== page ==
24 Hours ski race turns to solo format
Aspen Times Staff Writer
No teams, no drafting and certainly no excuses.
In the single greatest shakeup in the history of the 24 Hours of Aspen endurance ski race, officials are eliminating the two-person team format. Instead of the usual slate of about 10 teams when the 14th annual charity event returns to Aspen Mountain Dec. 15-16, racers will be going it alone ? all 12 men and six women, all 24 hours.
“The world’s toughest endurance ski race just got tougher,” said 24 Hours event director Nancy Scheinkman.
The switch, an effort to put a competitive charge into an increasingly stale event from a pure racing perspective, has already produced the desired results.
Seventeen of the 18 slots are filled with the likes of 1994 Olympic downhill champion and super G silver medalist Tommy Moe of Jackson Hole, Wyo.; Switzerland’s William Besse, a four-time World Cup winner and 14-time podium finisher; and Casey Puckett of Old Snowmass, one of just two American male alpine racers to appear in four Olympics.
“This is the strongest lineup that we’ve ever had by far,” Scheinkman said.
The format shift may have the greatest impact on the women’s side. Instead of two women’s teams dueling for the crown, as has been the case in recent years, six women will be in the hunt.
“When a team had been ahead at midnight, you pretty much knew who was going to win it,” Scheinkman said. “We threw all kinds of ideas around about how to shake it up a bit ? a multidiscipline event, a relay thing, and then this solo race came up.”
“We were looking for a more competitive women’s race, more strategy and possibly more lead changes late in the race,” added Jeff Hanle, communications manager at the Aspen Skiing Co. “And, of course, the field that we’ve got is a field that we hadn’t been able to get for previous races.”
In the past, both racers on a team had to complete each lap down the gut of Ajax together ? a tally that typically reaches the mid-70s for the winners. The advantage, however, was the ability to draft behind one another, making the grueling enterprise slightly more tolerable. This year, not only will racers be on their own, drafting another racer is against the rules. As usual, winners will be determined by the lowest cumulative on-snow time, provided they’ve maintained the lap pace.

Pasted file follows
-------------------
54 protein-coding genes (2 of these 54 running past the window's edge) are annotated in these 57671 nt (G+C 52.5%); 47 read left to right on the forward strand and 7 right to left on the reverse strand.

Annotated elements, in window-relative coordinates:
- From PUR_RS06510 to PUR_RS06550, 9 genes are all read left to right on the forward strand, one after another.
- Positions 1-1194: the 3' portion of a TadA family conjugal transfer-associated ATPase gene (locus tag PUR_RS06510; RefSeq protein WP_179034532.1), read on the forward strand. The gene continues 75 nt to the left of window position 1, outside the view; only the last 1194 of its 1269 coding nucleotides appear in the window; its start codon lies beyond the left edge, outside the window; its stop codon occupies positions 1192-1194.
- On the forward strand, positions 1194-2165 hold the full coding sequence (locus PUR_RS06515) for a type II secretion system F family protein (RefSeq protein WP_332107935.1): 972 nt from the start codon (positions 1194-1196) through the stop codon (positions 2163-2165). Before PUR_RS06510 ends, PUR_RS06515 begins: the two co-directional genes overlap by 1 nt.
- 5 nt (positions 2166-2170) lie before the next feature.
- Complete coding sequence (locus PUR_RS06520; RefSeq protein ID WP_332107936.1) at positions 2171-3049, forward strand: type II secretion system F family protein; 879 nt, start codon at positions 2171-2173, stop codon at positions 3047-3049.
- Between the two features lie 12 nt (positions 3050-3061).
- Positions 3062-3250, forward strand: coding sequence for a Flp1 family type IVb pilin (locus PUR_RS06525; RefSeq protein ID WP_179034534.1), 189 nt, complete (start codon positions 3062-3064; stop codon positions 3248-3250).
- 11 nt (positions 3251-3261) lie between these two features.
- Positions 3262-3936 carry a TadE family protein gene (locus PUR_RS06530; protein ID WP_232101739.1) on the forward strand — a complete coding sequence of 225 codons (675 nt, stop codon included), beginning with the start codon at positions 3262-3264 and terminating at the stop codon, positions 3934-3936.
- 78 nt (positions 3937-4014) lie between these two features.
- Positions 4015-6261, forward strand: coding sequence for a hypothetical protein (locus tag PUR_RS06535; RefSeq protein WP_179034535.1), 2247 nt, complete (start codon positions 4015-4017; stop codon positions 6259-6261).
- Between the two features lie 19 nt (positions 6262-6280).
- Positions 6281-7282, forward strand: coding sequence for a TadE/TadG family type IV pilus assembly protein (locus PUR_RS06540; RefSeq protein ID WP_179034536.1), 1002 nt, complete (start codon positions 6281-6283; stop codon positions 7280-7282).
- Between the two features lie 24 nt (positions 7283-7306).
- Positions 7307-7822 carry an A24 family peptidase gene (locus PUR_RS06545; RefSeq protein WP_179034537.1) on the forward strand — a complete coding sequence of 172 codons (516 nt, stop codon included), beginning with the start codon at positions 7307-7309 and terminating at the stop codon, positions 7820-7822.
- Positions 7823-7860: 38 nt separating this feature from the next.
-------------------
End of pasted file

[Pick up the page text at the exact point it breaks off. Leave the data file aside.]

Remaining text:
“It should be interesting,” said Asia Jenkins of Aspen.
Jenkins, the 2000 women’s runner-up with partner Heather Paul of Crested Butte (when admittedly it was a just a two-team race for women), is returning after a hiatus from the slopes last year.
“I would’ve done it last year but I couldn’t find a partner,” the 1994 Aspen High graduate said, echoing an oft-heard sentiment that helped prompt the switch. “But the year I did it with Heather, I ended up leading all the time anyway, so I figured out I’d be able to finish the race alone. If anything, it sounds like it’s going to be a lot of fun.”
Last year’s women’s champs, Team Canada’s Anik Demers and Aleisha Cline (also the 2001 X Games skiercross champ), are among four Canadian women in the field this year, along with rookies Wendy Lumby and Edith Rozsa.
Aspen native Lindsay Yaw will be making her 24 Hours debut, while older brother Fletcher, a manager at Surefoot in Aspen, is returning after a third-place finish with Matt Ross last year.
Last year’s men’s winners, Christian Deisenboeck and Michael Brunner, are both slated to race, along with Canadian veteran Roman Torn and Robert Moze, one half of the lovable Team Switzerland, the champions in 2000 and runners-up last year. (Arno Hoenicke, Moze’s partner the last two years, was injured while racing the Compac 50K in Queenstown, New Zealand, in July and cannot compete.)
The men’s newcomers include New Zealand’s Geoff Small, Poland’s Marcin Szafranski, Swiss speed-skier Philippe May, along with Moe, Besse and Puckett, the most decorated athletes ever to compete in the 24 Hours.
“We’ve always considered the team aspect an important and valuable part of the race,” Scheinkman said, “but we’ve gotten positive feedback on the change because some of the top racers, like Tommy Moe, have had trouble finding partners in the past that they’re comfortable tailing at 100 mph.
“In general, I’d say there are some racers who are disappointed, but I’ve received overwhelming support for the format change.”
[Tim Mutrie’s e-mail address is email@example.com]
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